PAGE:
Farmer deaths in hog manure pits now total four this month in the Midwest. In two incidents, a father and son died from exposure to fumes.
In the more recent case, Gene Opheim, 58, and his son, Austin Opheim, 32, of Cylinder, IA, died after being exposed to fumes from a hog manure pit.
Reports say the two farmers were repairing a pump at a hog confinement when a piece of equipment they were using fell into the manure pit.
Austin went into the pit first to retrieve the equipment. After realizing his son had been overcome by gases, Gene also went into the pit.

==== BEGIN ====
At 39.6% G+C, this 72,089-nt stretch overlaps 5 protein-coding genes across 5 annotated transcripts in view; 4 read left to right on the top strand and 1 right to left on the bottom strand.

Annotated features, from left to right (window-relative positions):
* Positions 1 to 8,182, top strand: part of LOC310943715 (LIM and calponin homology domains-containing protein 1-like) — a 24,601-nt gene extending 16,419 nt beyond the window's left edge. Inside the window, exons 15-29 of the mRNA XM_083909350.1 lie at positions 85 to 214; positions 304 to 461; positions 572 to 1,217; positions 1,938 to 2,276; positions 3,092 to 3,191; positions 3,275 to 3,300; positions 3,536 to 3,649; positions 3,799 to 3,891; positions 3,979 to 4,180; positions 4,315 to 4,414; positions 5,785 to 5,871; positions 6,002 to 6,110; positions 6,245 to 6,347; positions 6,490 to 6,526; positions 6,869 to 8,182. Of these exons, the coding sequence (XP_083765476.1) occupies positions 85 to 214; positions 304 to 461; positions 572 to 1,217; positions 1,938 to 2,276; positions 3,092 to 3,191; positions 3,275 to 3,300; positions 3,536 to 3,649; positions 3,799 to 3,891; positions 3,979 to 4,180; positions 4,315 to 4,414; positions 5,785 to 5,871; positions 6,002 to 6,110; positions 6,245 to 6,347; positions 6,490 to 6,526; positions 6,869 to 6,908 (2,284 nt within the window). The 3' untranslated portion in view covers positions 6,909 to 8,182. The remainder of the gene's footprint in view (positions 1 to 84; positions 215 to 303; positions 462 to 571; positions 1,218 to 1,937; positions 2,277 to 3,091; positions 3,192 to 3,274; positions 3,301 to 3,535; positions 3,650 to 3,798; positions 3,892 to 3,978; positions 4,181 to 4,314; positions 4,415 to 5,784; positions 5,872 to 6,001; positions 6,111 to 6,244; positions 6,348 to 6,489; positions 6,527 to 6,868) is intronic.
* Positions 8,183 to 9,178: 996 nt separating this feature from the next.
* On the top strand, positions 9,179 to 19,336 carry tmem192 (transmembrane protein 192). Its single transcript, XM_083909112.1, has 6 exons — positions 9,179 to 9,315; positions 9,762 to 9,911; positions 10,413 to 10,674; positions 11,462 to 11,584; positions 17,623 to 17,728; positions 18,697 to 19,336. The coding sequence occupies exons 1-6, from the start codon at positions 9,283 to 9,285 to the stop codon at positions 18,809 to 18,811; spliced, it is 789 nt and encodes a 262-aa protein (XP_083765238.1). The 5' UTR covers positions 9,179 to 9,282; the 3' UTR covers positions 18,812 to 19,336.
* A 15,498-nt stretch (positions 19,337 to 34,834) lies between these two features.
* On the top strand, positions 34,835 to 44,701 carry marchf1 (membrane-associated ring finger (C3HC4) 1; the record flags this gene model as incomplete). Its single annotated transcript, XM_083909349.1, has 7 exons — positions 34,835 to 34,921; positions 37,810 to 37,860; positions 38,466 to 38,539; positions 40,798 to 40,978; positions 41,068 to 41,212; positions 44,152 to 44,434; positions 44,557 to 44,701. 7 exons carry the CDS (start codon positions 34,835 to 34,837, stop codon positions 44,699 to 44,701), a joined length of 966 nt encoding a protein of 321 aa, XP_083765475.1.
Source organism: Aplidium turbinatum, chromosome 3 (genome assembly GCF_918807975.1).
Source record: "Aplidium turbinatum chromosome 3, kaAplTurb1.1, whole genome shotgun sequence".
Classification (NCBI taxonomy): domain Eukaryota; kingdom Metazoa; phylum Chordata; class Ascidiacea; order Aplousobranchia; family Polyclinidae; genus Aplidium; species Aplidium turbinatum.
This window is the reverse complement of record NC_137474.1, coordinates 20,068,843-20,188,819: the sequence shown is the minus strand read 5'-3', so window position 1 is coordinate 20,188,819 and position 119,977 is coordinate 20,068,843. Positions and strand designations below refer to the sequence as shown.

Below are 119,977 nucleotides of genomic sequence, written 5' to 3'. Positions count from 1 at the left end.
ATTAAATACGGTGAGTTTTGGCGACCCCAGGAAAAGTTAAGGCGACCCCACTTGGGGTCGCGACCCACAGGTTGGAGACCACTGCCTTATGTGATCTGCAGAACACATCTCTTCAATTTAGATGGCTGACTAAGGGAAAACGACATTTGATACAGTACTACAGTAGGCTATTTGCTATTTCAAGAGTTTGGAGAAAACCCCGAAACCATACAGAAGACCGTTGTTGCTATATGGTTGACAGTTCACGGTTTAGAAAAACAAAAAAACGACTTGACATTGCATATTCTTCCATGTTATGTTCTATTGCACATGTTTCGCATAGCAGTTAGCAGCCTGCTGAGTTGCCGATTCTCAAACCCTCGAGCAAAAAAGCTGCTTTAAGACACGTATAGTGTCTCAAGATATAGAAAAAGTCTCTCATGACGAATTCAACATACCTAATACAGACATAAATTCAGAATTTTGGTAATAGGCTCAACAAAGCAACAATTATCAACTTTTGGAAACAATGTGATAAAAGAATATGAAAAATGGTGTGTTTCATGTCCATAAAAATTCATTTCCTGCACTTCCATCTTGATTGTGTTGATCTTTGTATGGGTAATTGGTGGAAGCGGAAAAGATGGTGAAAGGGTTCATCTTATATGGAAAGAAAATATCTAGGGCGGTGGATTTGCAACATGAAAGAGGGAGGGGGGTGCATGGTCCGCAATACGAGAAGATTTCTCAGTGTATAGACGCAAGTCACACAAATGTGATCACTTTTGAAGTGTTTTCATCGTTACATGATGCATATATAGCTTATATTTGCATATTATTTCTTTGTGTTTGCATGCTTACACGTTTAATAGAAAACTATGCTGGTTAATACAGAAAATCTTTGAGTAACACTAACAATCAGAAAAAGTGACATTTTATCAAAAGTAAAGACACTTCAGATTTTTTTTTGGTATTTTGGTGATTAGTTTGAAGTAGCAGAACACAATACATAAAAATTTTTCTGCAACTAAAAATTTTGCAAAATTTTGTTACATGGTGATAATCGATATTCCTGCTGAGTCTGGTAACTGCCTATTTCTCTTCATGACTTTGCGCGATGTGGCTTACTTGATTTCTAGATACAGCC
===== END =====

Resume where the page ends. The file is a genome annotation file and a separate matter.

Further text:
Gene was carrying Austin on his back and got almost to the top of the pit when he was also overcome, according to reports.
Hydrogen sulfide is the deadliest gas produced in manure pits. The pits also release methane, ammonia and carbon dioxide.
A water quality and manure management professor at Iowa State University, Daniel Andersen, told KSDK-TV that it takes just a few seconds for a routine repair job to turn deadly when working around the pits.
Andersen says when something is dropped into a pit or a person is moving around in the pit, the manure gets stirred up and more hydrogen sulfide bubbles to the surface, which can lead to unconsciousness and death.
“I would prefer [farmers] use some sort of breathing apparatus,” Andersen said.
Earlier this month, a father and son were killed at a Wisconsin farm while trying to retrieve something dropped into a hog manure pit.